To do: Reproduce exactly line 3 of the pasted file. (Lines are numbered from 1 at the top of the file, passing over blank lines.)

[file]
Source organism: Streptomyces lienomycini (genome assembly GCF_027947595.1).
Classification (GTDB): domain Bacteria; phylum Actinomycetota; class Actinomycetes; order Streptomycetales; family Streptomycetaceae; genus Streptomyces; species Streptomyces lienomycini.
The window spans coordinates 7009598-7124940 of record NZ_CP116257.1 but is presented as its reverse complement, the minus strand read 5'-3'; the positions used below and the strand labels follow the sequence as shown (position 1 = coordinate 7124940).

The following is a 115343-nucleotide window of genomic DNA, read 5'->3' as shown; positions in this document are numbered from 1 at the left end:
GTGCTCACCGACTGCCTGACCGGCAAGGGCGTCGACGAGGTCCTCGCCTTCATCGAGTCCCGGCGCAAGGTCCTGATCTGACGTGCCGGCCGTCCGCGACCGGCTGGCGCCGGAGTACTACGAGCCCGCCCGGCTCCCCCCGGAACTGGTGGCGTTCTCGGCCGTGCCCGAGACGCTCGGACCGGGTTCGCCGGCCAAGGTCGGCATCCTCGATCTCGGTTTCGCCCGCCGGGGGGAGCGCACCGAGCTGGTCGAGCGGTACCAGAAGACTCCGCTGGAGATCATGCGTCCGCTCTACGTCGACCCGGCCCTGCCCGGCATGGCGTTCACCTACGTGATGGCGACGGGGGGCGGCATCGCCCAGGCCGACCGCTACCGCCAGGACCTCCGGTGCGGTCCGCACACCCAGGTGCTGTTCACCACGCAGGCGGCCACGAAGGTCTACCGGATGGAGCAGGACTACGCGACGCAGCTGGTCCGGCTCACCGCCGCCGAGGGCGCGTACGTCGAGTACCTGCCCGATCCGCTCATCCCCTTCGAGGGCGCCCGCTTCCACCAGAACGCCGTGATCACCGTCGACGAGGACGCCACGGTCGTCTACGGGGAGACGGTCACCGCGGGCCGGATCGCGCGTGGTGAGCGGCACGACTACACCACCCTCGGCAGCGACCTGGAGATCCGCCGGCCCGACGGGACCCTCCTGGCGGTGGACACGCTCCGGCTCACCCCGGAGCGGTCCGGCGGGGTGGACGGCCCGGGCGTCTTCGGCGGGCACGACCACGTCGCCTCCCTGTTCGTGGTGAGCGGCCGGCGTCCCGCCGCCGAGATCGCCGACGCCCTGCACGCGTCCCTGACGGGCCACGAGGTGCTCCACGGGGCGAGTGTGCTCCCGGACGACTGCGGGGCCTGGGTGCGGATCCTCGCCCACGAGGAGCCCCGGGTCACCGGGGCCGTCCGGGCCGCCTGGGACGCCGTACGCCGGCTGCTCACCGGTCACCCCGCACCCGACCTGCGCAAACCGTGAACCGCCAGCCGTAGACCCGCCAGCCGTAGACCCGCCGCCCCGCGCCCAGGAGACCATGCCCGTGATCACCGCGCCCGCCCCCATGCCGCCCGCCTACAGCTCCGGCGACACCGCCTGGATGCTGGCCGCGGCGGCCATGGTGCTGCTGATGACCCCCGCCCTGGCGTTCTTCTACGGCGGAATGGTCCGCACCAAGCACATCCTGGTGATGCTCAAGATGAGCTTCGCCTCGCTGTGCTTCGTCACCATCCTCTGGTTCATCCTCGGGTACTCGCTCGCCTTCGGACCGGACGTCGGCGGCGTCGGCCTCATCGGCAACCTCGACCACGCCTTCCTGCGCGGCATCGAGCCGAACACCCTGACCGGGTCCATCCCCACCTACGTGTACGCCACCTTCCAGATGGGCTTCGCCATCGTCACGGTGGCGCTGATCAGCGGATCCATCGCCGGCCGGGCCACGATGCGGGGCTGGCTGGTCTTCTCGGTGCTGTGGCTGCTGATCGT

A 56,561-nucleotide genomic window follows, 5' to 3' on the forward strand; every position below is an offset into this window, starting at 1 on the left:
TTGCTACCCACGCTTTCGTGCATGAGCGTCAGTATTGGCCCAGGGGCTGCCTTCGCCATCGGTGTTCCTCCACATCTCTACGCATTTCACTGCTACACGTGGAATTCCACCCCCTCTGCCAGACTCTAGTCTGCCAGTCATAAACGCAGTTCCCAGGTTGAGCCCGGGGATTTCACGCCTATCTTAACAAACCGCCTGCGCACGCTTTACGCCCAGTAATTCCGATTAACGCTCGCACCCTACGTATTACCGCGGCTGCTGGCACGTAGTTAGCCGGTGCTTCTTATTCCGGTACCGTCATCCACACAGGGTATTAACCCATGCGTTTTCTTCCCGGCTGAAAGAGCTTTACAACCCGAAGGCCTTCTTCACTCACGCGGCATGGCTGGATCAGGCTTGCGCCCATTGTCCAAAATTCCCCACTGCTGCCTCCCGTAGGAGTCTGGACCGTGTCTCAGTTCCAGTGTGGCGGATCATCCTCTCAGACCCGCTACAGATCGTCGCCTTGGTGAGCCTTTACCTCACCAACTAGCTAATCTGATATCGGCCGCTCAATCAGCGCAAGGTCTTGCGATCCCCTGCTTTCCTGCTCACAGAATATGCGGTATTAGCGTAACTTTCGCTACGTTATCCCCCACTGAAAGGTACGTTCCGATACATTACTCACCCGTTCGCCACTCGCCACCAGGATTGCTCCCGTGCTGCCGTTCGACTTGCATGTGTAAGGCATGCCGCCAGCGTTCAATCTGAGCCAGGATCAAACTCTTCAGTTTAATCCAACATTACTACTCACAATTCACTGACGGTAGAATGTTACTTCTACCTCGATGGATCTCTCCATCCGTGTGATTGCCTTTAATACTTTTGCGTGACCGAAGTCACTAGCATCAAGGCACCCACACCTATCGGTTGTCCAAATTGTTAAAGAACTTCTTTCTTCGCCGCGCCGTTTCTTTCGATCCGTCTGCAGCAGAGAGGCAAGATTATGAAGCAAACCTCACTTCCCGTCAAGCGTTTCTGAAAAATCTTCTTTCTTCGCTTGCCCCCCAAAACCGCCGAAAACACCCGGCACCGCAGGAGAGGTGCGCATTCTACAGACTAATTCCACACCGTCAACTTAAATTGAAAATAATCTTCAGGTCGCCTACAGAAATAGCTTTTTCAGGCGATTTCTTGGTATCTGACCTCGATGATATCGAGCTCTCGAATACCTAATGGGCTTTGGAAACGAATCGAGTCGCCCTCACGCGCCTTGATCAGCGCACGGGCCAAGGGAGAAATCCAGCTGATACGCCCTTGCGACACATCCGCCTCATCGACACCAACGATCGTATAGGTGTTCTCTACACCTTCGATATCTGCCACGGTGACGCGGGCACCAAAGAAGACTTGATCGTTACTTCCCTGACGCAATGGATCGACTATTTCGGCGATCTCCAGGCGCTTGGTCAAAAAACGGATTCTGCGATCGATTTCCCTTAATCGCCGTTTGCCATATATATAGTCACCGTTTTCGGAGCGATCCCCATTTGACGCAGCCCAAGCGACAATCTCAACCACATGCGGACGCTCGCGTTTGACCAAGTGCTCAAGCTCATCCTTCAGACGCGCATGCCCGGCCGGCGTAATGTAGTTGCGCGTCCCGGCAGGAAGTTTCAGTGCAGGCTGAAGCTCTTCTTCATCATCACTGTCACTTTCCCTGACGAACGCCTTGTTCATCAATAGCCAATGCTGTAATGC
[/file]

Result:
The window spans coordinates 7009598-7124940 of record NZ_CP116257.1 but is presented as its reverse complement, the minus strand read 5'-3'; the positions used below and the strand labels follow the sequence as shown (position 1 = coordinate 7124940).